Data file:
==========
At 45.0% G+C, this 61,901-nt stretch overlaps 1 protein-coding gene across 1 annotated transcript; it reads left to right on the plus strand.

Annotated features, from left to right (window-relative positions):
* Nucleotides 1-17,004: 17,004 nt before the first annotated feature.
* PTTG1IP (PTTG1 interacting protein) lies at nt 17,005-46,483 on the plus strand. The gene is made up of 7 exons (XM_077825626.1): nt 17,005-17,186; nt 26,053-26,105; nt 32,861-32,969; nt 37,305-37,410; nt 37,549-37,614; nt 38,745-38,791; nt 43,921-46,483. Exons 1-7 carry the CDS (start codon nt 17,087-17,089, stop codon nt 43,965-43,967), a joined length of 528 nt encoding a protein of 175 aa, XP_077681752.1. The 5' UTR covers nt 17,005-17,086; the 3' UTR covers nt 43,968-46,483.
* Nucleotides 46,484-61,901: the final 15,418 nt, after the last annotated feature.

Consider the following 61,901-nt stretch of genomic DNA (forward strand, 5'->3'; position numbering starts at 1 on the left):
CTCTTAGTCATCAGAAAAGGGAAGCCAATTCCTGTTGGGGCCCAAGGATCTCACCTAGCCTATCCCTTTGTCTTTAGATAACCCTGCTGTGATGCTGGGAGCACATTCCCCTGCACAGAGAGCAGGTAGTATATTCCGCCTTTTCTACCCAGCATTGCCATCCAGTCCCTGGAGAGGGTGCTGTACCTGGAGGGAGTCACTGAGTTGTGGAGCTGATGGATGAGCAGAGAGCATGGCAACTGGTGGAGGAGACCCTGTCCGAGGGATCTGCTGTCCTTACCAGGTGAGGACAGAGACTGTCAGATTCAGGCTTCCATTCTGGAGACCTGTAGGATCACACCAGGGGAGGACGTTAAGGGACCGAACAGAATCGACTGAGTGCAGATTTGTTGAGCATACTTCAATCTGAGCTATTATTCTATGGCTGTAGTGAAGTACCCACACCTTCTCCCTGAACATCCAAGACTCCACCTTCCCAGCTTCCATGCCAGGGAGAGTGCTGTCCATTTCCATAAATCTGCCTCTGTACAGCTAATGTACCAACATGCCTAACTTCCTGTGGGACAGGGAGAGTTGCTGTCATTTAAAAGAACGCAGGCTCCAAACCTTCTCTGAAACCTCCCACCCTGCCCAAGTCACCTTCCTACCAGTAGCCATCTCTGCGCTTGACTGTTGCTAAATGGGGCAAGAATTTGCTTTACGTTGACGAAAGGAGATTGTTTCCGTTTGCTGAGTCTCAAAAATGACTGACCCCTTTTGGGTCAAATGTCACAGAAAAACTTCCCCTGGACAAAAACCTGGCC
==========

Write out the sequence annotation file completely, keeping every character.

At 45.0% G+C, this 61,901-nt stretch overlaps 1 protein-coding gene across 1 annotated transcript; it reads left to right on the plus strand.

Annotated features, from left to right (window-relative positions):
* Nucleotides 1-17,004: 17,004 nt before the first annotated feature.
* PTTG1IP (PTTG1 interacting protein) lies at nt 17,005-46,483 on the plus strand. The gene is made up of 7 exons (XM_077825626.1): nt 17,005-17,186; nt 26,053-26,105; nt 32,861-32,969; nt 37,305-37,410; nt 37,549-37,614; nt 38,745-38,791; nt 43,921-46,483. Exons 1-7 carry the CDS (start codon nt 17,087-17,089, stop codon nt 43,965-43,967), a joined length of 528 nt encoding a protein of 175 aa, XP_077681752.1. The 5' UTR covers nt 17,005-17,086; the 3' UTR covers nt 43,968-46,483.
* Nucleotides 46,484-61,901: the final 15,418 nt, after the last annotated feature.

Consider the following 61,901-nt stretch of genomic DNA (forward strand, 5'->3'; position numbering starts at 1 on the left):
CTCTTAGTCATCAGAAAAGGGAAGCCAATTCCTGTTGGGGCCCAAGGATCTCACCTAGCCTATCCCTTTGTCTTTAGATAACCCTGCTGTGATGCTGGGAGCACATTCCCCTGCACAGAGAGCAGGTAGTATATTCCGCCTTTTCTACCCAGCATTGCCATCCAGTCCCTGGAGAGGGTGCTGTACCTGGAGGGAGTCACTGAGTTGTGGAGCTGATGGATGAGCAGAGAGCATGGCAACTGGTGGAGGAGACCCTGTCCGAGGGATCTGCTGTCCTTACCAGGTGAGGACAGAGACTGTCAGATTCAGGCTTCCATTCTGGAGACCTGTAGGATCACACCAGGGGAGGACGTTAAGGGACCGAACAGAATCGACTGAGTGCAGATTTGTTGAGCATACTTCAATCTGAGCTATTATTCTATGGCTGTAGTGAAGTACCCACACCTTCTCCCTGAACATCCAAGACTCCACCTTCCCAGCTTCCATGCCAGGGAGAGTGCTGTCCATTTCCATAAATCTGCCTCTGTACAGCTAATGTACCAACATGCCTAACTTCCTGTGGGACAGGGAGAGTTGCTGTCATTTAAAAGAACGCAGGCTCCAAACCTTCTCTGAAACCTCCCACCCTGCCCAAGTCACCTTCCTACCAGTAGCCATCTCTGCGCTTGACTGTTGCTAAATGGGGCAAGAATTTGCTTTACGTTGACGAAAGGAGATTGTTTCCGTTTGCTGAGTCTCAAAAATGACTGACCCCTTTTGGGTCAAATGTCACAGAAAAACTTCCCCTGGACAAAAACCTGGCC